The probabilities for rejecting the flat universe based on the
individual requirements of orientation independence
(Eq. (12)), correctness of the value of
L (Eq. (14)) and the combined probabilities
(Eq. (15)) are shown in
Figs. 2 and 3.
In the latter figure, higher precision, i.e. 1%, is assumed in L.
The minimum values of
are listed in
Table 1.
z | L | |||||
(h^{-1} Mpc) | (h^{-1} Mpc) | |||||
0.2 | 0.7 | -0.1 | 3 | 130 | 10 | 31% |
0.4 | 0.5 | -0.1 | 3 | 130 | 10 | 20% |
0.4 | 0.7 | +0.1 | 3 | 130 | 10 | 24% |
0.4 | 0.5 | -0.1 | 2 | 130 | 10 | 14% |
0.2 | 0.7 | -0.1 | 3 | 130 | 1.3 | 99.7% |
0.4 | 0.5 | -0.1 | 3 | 130 | 1.3 | 94% |
0.4 | 0.7 | +0.1 | 3 | 130 | 1.3 | 97% |
0.4 | 0.5 | -0.1 | 2 | 130 | 1.3 | 80% |
Figure 2: Rejection probabilities based on the results in Fig. 1, assuming that , , and using Eqs. (12), (14) and (15). Curve styles are as for Fig. 1. The thin curves are for and , the bold curves are for | |
Open with DEXTER |
Figure 3: As for Fig. 2, for , (i.e. 1% precision). The curves in bold are barely visible, close to the 100% rejection limit. Their minima are listed in Table 1 | |
Open with DEXTER |
For an uncertainty of 10%, none of the "slightly'' curved models, each having and h^{-1} Gpc, would enable significant rejection of a flat universe. However, for an uncertainty of , all three of the same "slightly'' curved models, using data at z=3, would enable significant rejection of a flat universe, i.e. at the level. Lower redshift data (z=2) only provides marginally significant rejection.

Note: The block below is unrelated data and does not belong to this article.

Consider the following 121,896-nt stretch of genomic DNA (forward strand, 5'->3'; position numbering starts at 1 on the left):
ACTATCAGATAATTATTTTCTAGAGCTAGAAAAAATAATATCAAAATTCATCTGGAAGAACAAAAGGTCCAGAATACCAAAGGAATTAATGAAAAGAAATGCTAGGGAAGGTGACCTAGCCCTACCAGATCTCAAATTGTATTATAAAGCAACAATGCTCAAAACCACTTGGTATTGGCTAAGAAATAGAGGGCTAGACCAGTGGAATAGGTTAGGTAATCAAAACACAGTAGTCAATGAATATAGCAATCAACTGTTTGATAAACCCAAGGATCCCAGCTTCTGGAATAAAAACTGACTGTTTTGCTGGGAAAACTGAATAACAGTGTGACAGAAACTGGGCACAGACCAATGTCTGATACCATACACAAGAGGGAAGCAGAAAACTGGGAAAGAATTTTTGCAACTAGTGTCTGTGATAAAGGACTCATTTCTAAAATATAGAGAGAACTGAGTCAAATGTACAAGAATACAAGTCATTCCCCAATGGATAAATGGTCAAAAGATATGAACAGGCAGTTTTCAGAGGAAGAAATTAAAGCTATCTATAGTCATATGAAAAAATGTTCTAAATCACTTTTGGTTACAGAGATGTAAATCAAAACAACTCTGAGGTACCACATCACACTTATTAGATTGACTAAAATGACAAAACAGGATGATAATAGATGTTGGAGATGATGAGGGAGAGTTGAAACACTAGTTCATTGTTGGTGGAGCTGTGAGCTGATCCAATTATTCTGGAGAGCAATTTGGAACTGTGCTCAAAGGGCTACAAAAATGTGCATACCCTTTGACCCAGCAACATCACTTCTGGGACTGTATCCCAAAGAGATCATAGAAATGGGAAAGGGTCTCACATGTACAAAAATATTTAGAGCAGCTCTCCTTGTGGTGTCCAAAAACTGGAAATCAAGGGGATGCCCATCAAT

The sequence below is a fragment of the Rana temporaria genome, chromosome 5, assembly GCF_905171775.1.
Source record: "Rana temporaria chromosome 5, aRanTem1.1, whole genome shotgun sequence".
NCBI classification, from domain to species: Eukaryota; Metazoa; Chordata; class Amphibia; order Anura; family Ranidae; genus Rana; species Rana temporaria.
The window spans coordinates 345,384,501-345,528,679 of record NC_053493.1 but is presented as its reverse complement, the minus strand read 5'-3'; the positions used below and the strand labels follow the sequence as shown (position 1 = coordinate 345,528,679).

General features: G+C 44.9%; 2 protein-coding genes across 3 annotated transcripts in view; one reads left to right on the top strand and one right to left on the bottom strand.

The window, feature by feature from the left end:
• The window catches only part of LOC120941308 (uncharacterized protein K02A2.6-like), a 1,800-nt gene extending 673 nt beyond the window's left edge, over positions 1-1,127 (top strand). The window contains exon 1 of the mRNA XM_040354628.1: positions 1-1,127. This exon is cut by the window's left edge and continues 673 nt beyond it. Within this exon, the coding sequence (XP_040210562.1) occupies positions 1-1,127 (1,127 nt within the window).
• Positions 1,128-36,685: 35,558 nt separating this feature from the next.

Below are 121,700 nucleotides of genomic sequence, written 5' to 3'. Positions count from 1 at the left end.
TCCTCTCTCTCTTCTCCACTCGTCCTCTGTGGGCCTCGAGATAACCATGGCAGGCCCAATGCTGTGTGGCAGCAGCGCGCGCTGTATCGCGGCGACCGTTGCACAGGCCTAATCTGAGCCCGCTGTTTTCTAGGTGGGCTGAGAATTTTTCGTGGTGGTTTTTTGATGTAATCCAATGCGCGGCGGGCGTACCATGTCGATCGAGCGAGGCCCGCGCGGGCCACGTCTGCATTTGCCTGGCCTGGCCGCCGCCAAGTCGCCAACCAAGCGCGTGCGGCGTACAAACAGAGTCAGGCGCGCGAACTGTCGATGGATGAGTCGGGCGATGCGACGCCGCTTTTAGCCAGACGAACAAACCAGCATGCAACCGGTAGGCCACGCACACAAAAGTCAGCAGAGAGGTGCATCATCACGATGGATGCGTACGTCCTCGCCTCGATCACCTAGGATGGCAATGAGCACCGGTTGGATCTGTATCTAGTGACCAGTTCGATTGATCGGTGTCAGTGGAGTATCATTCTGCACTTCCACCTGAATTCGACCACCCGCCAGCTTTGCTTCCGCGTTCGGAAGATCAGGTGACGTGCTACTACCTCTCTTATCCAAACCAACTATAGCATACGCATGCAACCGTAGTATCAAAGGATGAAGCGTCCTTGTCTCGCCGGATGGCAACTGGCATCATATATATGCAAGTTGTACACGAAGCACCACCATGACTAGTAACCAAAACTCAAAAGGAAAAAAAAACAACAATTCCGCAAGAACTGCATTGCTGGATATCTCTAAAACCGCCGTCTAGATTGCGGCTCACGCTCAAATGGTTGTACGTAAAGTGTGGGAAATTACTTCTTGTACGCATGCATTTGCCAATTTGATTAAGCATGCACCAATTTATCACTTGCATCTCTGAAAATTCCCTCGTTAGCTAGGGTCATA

For the potentially most interesting case of
and z=3, Table 2 shows how the strength of the
rejection varies with
and
.
A nearly flat universe
with a value of the matter density
considerably higher than presently estimated, i.e.
,
would be more difficult to reject, given a fixed absolute curvature
.
On the other hand, a larger absolute
curvature (
)
would enable refutation of a flat universe to better than
confidence for
.
dependence on | |||||||
0.1 | 0.8 | -0.1 | 100.0% | 0.1 | 1.0 | 0.1 | 100.0% |
0.2 | 0.7 | -0.1 | 99.7% | 0.2 | 0.9 | 0.1 | 99.9% |
0.3 | 0.6 | -0.1 | 97.6% | 0.3 | 0.8 | 0.1 | 99.2% |
0.4 | 0.5 | -0.1 | 93.9% | 0.4 | 0.7 | 0.1 | 97.2% |
0.5 | 0.4 | -0.1 | 89.9% | 0.5 | 0.6 | 0.1 | 93.8% |
0.6 | 0.3 | -0.1 | 86.4% | 0.6 | 0.5 | 0.1 | 89.5% |
0.7 | 0.2 | -0.1 | 83.4% | 0.7 | 0.4 | 0.1 | 84.9% |
0.8 | 0.1 | -0.1 | 77.5% | 0.8 | 0.3 | 0.1 | 80.1% |
0.9 | 0.0 | -0.1 | 70.5% | 0.9 | 0.2 | 0.1 | 75.3% |
a higher value of | |||||||
0.1 | 0.7 | -0.2 | 100.0% | 0.1 | 1.1 | 0.2 | 100.0% |
0.2 | 0.6 | -0.2 | 100.0% | 0.2 | 1.0 | 0.2 | 100.0% |
0.3 | 0.5 | -0.2 | 100.0% | 0.3 | 0.9 | 0.2 | 100.0% |
0.4 | 0.4 | -0.2 | 99.9% | 0.4 | 0.8 | 0.2 | 100.0% |